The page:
Recently, hi-mpg.org drove from Colorado to New England and back, racking up over 4000 miles on the odometer of a brand new 2011 Chevrolet Cruze. This gem of a car—very possibly the highest quality compact car General Motors has ever built—was in LT trim and equipped with a turbocharged 1.4L engine and six-speed automatic transmission.
The EPA gives this model a 24/36 city/highway MPG rating. Its real-world fuel economy numbers? We got 33.2 MPG for the trip, which was 95% highway.
Interestingly, for the segments where we could only go 55-65 miles per hour (e.g., much of New England), we were averaging over 36 MPG and as much as 38.6 MPG. Also of note, the trip computer consistently read about 4% too low—one of the few cars we’ve tested where the trip computer was actually pessimistic.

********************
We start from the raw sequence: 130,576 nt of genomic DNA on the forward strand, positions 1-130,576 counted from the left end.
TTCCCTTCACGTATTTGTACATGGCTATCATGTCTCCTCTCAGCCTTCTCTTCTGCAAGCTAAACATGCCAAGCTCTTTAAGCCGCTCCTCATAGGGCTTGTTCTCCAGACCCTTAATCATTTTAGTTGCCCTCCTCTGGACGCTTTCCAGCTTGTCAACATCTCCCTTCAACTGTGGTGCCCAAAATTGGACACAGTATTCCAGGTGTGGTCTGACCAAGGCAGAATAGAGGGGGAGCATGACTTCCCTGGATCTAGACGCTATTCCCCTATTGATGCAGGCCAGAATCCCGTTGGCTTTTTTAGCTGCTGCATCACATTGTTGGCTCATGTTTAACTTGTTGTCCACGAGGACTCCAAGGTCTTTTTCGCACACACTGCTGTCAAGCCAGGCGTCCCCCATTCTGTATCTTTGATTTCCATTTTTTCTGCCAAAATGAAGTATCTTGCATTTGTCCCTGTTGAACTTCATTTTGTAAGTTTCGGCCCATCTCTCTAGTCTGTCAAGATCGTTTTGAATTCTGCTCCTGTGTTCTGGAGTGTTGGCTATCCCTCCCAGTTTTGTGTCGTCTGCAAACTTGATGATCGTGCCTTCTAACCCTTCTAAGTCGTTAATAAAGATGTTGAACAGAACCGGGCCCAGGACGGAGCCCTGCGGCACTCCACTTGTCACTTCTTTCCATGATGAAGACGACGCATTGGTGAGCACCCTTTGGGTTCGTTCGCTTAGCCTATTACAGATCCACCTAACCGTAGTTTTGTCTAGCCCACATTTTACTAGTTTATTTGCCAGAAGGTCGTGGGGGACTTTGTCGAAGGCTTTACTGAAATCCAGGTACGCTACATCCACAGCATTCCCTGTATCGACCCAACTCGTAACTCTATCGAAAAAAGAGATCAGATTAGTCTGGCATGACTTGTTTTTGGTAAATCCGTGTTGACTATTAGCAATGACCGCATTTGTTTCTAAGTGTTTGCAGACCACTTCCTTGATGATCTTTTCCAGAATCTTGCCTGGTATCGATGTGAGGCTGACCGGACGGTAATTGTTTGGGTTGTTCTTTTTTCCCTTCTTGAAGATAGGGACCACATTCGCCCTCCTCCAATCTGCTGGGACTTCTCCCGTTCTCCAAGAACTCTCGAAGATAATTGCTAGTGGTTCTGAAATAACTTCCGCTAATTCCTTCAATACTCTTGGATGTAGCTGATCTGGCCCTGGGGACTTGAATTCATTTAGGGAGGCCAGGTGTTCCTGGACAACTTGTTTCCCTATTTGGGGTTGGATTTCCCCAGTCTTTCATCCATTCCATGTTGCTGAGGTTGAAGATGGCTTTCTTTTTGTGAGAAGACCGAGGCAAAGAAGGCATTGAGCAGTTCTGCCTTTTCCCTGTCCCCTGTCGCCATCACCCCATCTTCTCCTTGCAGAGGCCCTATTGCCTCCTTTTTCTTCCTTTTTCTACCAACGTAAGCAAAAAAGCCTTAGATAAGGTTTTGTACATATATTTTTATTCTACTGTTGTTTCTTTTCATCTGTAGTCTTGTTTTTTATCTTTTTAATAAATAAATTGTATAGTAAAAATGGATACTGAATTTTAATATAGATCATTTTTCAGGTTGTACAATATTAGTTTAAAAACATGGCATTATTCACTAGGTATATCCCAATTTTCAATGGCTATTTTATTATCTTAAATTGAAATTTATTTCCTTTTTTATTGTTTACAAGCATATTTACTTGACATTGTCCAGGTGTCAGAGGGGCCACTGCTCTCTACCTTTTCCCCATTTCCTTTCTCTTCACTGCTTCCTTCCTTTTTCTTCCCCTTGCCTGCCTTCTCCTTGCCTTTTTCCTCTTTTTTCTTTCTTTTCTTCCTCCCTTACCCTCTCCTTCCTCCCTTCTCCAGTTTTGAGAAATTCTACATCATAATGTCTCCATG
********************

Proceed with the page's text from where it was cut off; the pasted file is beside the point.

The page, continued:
But whenever we were able to cruise at 75 MPH, the gas mileage went way down. For example, there were whole segments were we averaged only 29.9, 31.0, 30.6, and 28.4 MPG through Nebraska, Missouri, Kansas, and Colorado. Rarely before have we seen such a dramatic difference (~6-8 MPG) in gas mileage for 60 MPH vs. 75 MPH. It appears to us that General Motors was almost gaming the system to provide a high MPG yield within the EPA’s test parameters, with a large dropoff outside of them.
On the other hand, in city driving we were easily able to achieve 32-35 MPG, well over the EPA estimated 24 MPG. It seems that the base model Cruze with Ecotec engine is very economical up to about 65 MPH, after which mileage drops significantly.
In any case, we thoroughly enjoyed driving the Cruze, which was very Audi-like in design, quality and handling. More on this “it seems a lot more expensive than it is” vehicle soon.